Objective—To estimate the association between climate
and airborne pollen and fungal factors and
chronic obstructive pulmonary disease (COPD) in
Sample Population—Data from 1,444 horses with a
diagnosis of COPD.
Procedure—The Veterinary Medical Database was
used to identify records of horses admitted to veterinary
teaching hospitals in the United States and
Canada between 1990 and 1999. Rainfall, mean minimum
and maximum temperature, and maximum
monthly pollen and fungal spore (mold) counts recorded
at the city closest to where the hospital is located
were identified for each month data were reported to
the Veterinary Medical Database. Associations
between climatic and aeroallergen data and monthly
prevalence of COPD were estimated by use of crosscorrelation
and logistic regression models.
Results—Significant positive correlations were found
between prevalence of COPD and rainfall 3 months
previously, minimum temperature 1 and 2 months previously,
total pollen counts measured 3 months previously,
and total mold counts measured during the
same month and 1 month previously.
Conclusions and Clinical Relevance—Outdoor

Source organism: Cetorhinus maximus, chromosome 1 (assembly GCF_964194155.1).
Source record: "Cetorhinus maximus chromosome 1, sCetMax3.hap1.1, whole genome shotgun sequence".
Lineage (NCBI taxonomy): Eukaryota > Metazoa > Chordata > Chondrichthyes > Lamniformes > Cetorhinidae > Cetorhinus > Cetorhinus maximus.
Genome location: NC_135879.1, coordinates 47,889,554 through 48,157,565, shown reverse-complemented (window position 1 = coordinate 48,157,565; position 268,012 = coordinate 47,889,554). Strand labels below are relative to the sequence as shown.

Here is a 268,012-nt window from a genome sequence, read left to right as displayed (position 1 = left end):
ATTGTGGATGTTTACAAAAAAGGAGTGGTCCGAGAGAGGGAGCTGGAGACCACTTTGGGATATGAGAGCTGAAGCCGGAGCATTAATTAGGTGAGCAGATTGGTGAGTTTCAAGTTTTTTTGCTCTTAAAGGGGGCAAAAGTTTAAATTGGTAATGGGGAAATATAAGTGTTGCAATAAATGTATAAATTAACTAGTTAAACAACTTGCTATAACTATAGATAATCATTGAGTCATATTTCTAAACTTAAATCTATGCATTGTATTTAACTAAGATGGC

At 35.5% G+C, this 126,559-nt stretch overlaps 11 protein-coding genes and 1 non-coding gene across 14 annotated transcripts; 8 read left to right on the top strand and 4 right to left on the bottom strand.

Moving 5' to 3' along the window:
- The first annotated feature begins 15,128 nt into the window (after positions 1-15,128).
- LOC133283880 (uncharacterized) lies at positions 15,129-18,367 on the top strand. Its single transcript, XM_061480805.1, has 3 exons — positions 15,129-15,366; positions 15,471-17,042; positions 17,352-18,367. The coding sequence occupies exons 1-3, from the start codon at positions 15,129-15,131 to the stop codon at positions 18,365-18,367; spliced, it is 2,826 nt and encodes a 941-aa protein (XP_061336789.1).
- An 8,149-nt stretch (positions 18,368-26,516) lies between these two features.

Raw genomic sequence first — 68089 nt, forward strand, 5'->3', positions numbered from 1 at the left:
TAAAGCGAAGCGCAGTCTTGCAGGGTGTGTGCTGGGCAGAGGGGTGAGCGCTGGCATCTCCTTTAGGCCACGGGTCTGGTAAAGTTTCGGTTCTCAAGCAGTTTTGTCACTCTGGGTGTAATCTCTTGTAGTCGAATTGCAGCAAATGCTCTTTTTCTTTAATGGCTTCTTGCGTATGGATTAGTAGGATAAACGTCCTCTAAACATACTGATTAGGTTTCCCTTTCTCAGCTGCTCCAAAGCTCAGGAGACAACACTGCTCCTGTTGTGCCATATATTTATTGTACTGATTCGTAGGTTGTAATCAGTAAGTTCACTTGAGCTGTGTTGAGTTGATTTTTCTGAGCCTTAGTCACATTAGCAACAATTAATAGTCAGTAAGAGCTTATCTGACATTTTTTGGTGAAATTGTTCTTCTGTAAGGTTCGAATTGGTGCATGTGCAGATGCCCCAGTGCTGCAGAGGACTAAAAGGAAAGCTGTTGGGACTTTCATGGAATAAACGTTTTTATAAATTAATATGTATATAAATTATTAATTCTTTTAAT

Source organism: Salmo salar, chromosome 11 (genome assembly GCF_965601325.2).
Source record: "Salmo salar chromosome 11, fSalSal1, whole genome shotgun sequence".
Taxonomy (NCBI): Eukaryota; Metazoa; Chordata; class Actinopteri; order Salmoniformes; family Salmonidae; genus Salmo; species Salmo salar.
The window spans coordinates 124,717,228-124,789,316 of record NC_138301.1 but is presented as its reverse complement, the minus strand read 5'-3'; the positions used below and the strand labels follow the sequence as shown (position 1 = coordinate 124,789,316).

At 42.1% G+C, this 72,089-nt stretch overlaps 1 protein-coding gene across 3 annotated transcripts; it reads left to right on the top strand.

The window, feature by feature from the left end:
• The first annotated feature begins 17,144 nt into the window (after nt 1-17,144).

aeroallergens and climatic factors may contribute to
the occurrence of COPD in horses. (Am J Vet Res
Objective—To determine the degree of agreement between 2 analyzers for measurement of total CO2 concentration (ctCO2) in equine plasma.
Animals—6 healthy untrained horses, 6 trained Standardbreds undergoing a simulated race protocol, and 135 trained Standardbreds at a racetrack.
Procedures—Jugular venous blood samples were obtained from all horses. Two analyzers (commonly used analyzer A and less expensive analyzer B) were used to measure plasma ctCO2 in each sample. Validation of both analyzers was conducted in accordance with guidelines established by the Clinical and Laboratory Standards Institute and involved characterization of linearity, total analytic error, and bias estimation.